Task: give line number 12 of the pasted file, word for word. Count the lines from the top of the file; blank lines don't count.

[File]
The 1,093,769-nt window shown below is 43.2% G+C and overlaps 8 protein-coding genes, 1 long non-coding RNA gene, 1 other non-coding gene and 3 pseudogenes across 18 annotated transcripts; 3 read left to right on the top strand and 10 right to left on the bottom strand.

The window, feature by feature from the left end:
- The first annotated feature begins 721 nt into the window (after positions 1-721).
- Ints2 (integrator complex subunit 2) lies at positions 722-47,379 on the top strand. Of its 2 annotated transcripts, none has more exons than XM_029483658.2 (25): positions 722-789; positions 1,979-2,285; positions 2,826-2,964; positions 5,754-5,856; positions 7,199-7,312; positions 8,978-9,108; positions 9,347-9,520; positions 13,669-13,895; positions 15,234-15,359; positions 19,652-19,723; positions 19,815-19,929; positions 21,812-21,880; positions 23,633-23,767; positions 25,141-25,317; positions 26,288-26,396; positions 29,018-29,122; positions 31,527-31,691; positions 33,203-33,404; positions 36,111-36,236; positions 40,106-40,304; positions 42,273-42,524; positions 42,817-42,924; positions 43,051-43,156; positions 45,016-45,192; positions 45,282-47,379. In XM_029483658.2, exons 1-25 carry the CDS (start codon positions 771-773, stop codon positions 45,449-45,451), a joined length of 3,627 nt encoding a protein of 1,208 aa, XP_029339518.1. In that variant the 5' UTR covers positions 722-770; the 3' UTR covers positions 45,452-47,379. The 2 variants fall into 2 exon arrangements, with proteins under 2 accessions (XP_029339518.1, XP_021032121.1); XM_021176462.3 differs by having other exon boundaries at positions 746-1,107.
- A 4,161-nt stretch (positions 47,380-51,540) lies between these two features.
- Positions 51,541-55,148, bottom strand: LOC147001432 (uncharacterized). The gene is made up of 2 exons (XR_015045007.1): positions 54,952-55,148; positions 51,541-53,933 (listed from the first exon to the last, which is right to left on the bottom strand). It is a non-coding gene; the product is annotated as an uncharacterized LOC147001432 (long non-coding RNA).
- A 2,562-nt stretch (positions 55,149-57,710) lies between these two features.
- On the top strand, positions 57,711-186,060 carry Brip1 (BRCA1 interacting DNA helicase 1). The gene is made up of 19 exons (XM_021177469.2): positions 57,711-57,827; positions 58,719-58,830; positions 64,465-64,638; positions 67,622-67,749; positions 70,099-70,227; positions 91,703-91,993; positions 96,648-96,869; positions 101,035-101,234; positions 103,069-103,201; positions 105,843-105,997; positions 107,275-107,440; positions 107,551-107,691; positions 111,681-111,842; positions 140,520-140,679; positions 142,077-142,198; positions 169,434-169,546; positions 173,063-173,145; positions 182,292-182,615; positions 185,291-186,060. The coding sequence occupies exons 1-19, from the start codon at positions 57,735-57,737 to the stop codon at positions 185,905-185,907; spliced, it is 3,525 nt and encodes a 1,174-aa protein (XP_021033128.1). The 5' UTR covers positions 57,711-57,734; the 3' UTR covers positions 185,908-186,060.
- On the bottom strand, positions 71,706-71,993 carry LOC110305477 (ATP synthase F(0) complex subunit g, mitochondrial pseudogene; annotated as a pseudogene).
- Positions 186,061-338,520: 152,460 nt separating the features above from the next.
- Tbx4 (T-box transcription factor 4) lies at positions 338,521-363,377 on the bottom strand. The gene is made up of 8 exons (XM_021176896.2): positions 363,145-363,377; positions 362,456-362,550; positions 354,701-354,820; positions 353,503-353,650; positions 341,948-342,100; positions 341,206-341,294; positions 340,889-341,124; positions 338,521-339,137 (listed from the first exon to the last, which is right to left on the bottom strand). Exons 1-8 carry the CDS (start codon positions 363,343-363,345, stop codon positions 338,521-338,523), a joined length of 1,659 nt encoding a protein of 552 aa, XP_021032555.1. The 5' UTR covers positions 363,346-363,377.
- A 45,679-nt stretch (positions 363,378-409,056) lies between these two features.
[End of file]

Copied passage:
- A 45,679-nt stretch (positions 363,378-409,056) lies between these two features.